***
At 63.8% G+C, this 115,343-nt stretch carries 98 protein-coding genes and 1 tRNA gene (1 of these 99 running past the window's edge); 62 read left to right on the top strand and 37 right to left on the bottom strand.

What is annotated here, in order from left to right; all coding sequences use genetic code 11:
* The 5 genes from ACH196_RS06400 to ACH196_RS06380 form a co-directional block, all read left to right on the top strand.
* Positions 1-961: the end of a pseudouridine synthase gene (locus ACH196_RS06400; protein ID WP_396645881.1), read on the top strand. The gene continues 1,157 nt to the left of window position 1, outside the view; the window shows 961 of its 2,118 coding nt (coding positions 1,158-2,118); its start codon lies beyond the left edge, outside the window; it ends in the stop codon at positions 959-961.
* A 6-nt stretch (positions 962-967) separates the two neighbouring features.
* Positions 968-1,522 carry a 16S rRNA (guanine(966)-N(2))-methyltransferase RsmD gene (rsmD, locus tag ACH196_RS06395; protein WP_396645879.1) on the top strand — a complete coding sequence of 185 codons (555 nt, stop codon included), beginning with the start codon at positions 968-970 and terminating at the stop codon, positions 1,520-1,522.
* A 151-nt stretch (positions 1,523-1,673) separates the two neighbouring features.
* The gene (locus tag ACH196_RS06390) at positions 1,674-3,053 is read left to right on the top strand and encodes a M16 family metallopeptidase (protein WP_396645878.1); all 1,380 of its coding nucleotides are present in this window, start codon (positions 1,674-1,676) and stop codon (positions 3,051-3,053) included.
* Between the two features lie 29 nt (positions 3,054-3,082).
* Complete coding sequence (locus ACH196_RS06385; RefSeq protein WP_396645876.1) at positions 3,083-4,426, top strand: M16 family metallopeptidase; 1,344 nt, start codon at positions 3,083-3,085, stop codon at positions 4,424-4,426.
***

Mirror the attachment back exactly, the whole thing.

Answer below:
At 63.8% G+C, this 115,343-nt stretch carries 98 protein-coding genes and 1 tRNA gene (1 of these 99 running past the window's edge); 62 read left to right on the top strand and 37 right to left on the bottom strand.

What is annotated here, in order from left to right; all coding sequences use genetic code 11:
* The 5 genes from ACH196_RS06400 to ACH196_RS06380 form a co-directional block, all read left to right on the top strand.
* Positions 1-961: the end of a pseudouridine synthase gene (locus ACH196_RS06400; protein ID WP_396645881.1), read on the top strand. The gene continues 1,157 nt to the left of window position 1, outside the view; the window shows 961 of its 2,118 coding nt (coding positions 1,158-2,118); its start codon lies beyond the left edge, outside the window; it ends in the stop codon at positions 959-961.
* A 6-nt stretch (positions 962-967) separates the two neighbouring features.
* Positions 968-1,522 carry a 16S rRNA (guanine(966)-N(2))-methyltransferase RsmD gene (rsmD, locus tag ACH196_RS06395; protein WP_396645879.1) on the top strand — a complete coding sequence of 185 codons (555 nt, stop codon included), beginning with the start codon at positions 968-970 and terminating at the stop codon, positions 1,520-1,522.
* A 151-nt stretch (positions 1,523-1,673) separates the two neighbouring features.
* The gene (locus tag ACH196_RS06390) at positions 1,674-3,053 is read left to right on the top strand and encodes a M16 family metallopeptidase (protein WP_396645878.1); all 1,380 of its coding nucleotides are present in this window, start codon (positions 1,674-1,676) and stop codon (positions 3,051-3,053) included.
* Between the two features lie 29 nt (positions 3,054-3,082).
* Complete coding sequence (locus ACH196_RS06385; RefSeq protein WP_396645876.1) at positions 3,083-4,426, top strand: M16 family metallopeptidase; 1,344 nt, start codon at positions 3,083-3,085, stop codon at positions 4,424-4,426.